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In June 2016, AmSurg Corp. and Envision Healthcare Holdings, Inc. (Envision) announced they have signed a definitive merger agreement pursuant to which the companies will combine in an all-stock transaction. Upon completion of the merger, which is expected to be tax-free to the shareholders of both organizations, the combined company will be named Envision Healthcare Corporation and co-headquartered in Nashville, Tennessee and Greenwood Village, Colorado. The company's common stock is expected to trade on the New York Stock Exchange under the ticker symbol: EVHC. Bass, Berry & Sims served as lead counsel on the transaction, led by Jim Jenkins. Read more.

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Inside the FCA blogInside the FCA blog features ongoing updates related to the False Claims Act (FCA), including insight on the latest legal decisions, regulatory developments and FCA settlements. The blog provides timely updates for corporate boards, directors, compliance managers, general counsel and other parties interested in the organizational impact and legal developments stemming from issues potentially giving rise to FCA liability.

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SEC and CFTC Delay Enforcement of Certain Swap Provisions in the Dodd-Frank Act


June 20, 2011

Title VII of the Dodd-Frank Wall Street Reform and Consumer Protection Act (the "Dodd-Frank Act") established a new system of regulatory oversight for over-the-counter swaps markets. Unless another effective date is specifically provided, provisions in Title VII that do not require rulemaking become effective on July 16, 2011.1 However, where rulemaking is required, the effective date is either July 16, 2011 or 60 days after the publication of the final rule, whichever is later. Although the Securities and Exchange Commission ("SEC") and the Commodity Futures Trading Commission ("CFTC") have published several proposed rules related to Title VII, neither has completed the necessary rulemaking. Most significantly, the agencies have not yet provided regulatory definitions of the terms "swap," "security-based swap," "swap dealer," "security-based swap dealer," "major swap participant" or "major security-based swap participant."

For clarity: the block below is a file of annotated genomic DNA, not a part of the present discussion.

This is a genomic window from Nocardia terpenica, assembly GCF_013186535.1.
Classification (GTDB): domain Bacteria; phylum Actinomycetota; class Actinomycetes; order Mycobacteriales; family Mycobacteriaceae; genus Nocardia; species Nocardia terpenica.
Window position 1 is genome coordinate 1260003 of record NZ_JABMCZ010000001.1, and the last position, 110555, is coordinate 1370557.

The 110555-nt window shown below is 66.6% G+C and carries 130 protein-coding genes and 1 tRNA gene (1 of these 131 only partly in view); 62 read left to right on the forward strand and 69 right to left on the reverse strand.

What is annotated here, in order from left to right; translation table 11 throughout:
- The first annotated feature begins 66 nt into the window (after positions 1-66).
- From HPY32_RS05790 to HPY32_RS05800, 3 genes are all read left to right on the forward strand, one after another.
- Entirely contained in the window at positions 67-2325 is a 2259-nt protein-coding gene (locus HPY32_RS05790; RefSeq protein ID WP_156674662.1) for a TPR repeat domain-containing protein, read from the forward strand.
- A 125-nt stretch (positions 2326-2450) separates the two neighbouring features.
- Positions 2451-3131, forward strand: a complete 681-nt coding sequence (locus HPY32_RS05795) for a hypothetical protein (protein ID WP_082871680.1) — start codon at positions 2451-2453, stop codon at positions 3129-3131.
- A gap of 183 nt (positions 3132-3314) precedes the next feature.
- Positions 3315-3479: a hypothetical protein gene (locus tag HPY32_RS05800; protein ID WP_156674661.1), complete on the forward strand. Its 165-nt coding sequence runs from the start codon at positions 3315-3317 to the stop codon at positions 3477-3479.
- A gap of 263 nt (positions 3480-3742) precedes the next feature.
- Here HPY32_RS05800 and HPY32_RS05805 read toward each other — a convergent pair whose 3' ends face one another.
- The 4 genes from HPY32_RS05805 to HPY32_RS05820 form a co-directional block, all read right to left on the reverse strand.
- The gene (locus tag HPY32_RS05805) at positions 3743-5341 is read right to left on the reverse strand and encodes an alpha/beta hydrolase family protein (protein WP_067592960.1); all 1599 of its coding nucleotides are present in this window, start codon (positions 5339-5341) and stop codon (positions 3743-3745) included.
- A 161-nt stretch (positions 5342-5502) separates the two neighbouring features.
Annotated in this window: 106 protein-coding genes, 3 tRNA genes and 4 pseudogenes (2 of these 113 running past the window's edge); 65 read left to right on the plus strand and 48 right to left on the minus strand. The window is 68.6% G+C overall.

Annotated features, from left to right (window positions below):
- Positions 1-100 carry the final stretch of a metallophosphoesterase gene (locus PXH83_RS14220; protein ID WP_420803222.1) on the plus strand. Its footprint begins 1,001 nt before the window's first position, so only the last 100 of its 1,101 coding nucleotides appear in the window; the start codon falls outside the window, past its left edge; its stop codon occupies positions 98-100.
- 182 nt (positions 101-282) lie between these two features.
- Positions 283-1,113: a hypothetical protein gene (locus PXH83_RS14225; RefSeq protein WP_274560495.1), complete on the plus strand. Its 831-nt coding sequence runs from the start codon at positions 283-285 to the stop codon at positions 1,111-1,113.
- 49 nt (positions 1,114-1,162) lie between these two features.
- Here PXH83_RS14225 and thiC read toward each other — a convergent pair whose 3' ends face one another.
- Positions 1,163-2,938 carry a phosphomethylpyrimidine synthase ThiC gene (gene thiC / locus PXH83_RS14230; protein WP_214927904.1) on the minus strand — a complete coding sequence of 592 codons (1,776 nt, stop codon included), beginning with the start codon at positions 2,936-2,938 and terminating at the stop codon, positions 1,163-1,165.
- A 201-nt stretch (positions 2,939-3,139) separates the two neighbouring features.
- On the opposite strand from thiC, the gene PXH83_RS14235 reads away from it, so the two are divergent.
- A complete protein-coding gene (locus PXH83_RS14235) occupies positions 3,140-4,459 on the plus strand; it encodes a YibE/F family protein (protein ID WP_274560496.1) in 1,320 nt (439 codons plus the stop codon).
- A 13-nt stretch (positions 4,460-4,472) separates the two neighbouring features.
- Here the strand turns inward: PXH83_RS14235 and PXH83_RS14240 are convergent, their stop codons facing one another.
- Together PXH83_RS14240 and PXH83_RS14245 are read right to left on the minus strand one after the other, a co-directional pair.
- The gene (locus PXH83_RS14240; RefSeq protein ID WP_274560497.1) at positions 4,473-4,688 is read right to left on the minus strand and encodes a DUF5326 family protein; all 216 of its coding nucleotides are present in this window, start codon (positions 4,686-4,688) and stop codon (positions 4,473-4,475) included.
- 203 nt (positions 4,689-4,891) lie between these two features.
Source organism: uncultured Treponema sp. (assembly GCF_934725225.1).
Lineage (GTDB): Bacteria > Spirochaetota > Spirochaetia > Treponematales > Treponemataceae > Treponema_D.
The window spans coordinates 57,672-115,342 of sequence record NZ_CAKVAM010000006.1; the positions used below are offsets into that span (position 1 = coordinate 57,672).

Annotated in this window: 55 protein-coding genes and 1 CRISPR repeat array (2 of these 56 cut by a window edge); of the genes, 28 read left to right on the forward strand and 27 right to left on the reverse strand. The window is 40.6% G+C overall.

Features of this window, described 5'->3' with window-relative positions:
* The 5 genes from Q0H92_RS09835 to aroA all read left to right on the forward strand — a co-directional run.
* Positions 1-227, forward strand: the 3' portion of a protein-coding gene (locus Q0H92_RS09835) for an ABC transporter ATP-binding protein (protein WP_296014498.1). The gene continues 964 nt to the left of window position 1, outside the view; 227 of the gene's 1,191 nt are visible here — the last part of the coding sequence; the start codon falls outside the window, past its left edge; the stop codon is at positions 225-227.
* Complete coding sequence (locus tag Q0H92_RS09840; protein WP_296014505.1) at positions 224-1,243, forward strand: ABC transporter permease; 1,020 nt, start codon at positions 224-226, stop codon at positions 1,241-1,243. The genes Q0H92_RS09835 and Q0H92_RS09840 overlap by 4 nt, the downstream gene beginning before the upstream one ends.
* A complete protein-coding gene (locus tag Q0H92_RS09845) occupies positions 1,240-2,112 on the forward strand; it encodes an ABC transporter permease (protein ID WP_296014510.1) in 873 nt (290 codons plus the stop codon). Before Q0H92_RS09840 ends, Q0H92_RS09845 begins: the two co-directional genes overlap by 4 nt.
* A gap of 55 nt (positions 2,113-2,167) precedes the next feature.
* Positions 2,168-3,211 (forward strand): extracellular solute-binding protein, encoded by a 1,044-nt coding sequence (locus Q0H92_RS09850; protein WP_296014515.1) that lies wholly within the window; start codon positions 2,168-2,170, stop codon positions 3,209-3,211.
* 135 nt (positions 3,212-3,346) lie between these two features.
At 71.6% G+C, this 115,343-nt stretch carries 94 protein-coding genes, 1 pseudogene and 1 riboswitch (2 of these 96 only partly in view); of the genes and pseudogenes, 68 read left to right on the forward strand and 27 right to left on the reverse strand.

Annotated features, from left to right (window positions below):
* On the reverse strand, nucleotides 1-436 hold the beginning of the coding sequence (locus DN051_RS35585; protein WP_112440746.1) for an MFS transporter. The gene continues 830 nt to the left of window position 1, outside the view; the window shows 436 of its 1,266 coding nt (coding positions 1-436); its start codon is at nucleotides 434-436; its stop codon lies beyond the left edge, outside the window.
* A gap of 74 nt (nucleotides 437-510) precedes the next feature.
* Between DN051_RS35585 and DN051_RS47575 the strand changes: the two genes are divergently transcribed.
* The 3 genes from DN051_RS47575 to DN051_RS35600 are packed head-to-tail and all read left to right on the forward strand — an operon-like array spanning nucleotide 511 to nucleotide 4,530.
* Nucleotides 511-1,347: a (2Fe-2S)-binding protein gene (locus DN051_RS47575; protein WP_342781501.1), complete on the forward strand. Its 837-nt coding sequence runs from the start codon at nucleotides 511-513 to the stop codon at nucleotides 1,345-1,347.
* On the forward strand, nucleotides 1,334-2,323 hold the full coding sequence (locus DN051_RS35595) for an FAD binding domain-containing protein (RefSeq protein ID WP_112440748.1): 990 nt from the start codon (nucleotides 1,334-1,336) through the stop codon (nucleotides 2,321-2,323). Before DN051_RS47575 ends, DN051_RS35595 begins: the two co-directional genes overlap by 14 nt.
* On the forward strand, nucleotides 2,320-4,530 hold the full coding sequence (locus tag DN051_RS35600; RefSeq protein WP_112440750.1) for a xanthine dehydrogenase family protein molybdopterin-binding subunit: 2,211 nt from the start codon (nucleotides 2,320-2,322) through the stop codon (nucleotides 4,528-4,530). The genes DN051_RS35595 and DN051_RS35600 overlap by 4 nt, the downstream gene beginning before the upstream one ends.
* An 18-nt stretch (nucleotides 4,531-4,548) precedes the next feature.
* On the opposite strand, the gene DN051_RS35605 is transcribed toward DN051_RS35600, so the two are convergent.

Because many of the self-executing provisions that will go into effect on July 16, 2011 use terms that the agencies have not yet defined, both the SEC and the CFTC proposed temporary compliance exemptions from certain swap and security-based swap provisions to avoid the inevitable ambiguity and uncertainty that would arise.2 The CFTC's exemptions will expire on December 31, 2011, while the timeline for SEC exemptions is tied to the completion of applicable rulemaking. As a practical matter, the expiration of CFTC exemptions serves as a deadline for the CFTC to complete the rulemaking process.

The proposed extensions further complicate the already tangled web of effective dates under the Dodd-Frank Act. Indeed, an SEC news release announcing the proposed delay quoted Robert Cook, director of the SEC's Division of Trading and Markets, as saying, "[t]his is the first step in a series of actions the SEC intends to take in coming days to address effective date issues."3

We will continue to monitor the developments with the swap and security-based swap provisions in the Dodd-Frank Act and provide updates as appropriate.

Dodd-Frank Act, 111th Cong. §§ 754, 774 (2010).
Effective Date for Swap Regulation, 76 Fed. Reg. 35372 (June 17, 2011); Order Pursuant to Sections 15F(b)(6) and 36 of the Securities Exchange Act of 1934 Granting Temporary Exemptions and Other Temporary Relief, Together with Information on Compliance Dates for New Provisions of the Securities Exchange Act of 1934 Applicable to Security-Based Swaps, and Request for Comment, Exchange Act Release No. 34-64678 (June 15, 2011).
3  News Release, Securities and Exchange Commission, "SEC Provides Guidance and Temporary Relief Regarding Security-Based Swap Provisions of Dodd-Frank Act" (June 15, 2011).

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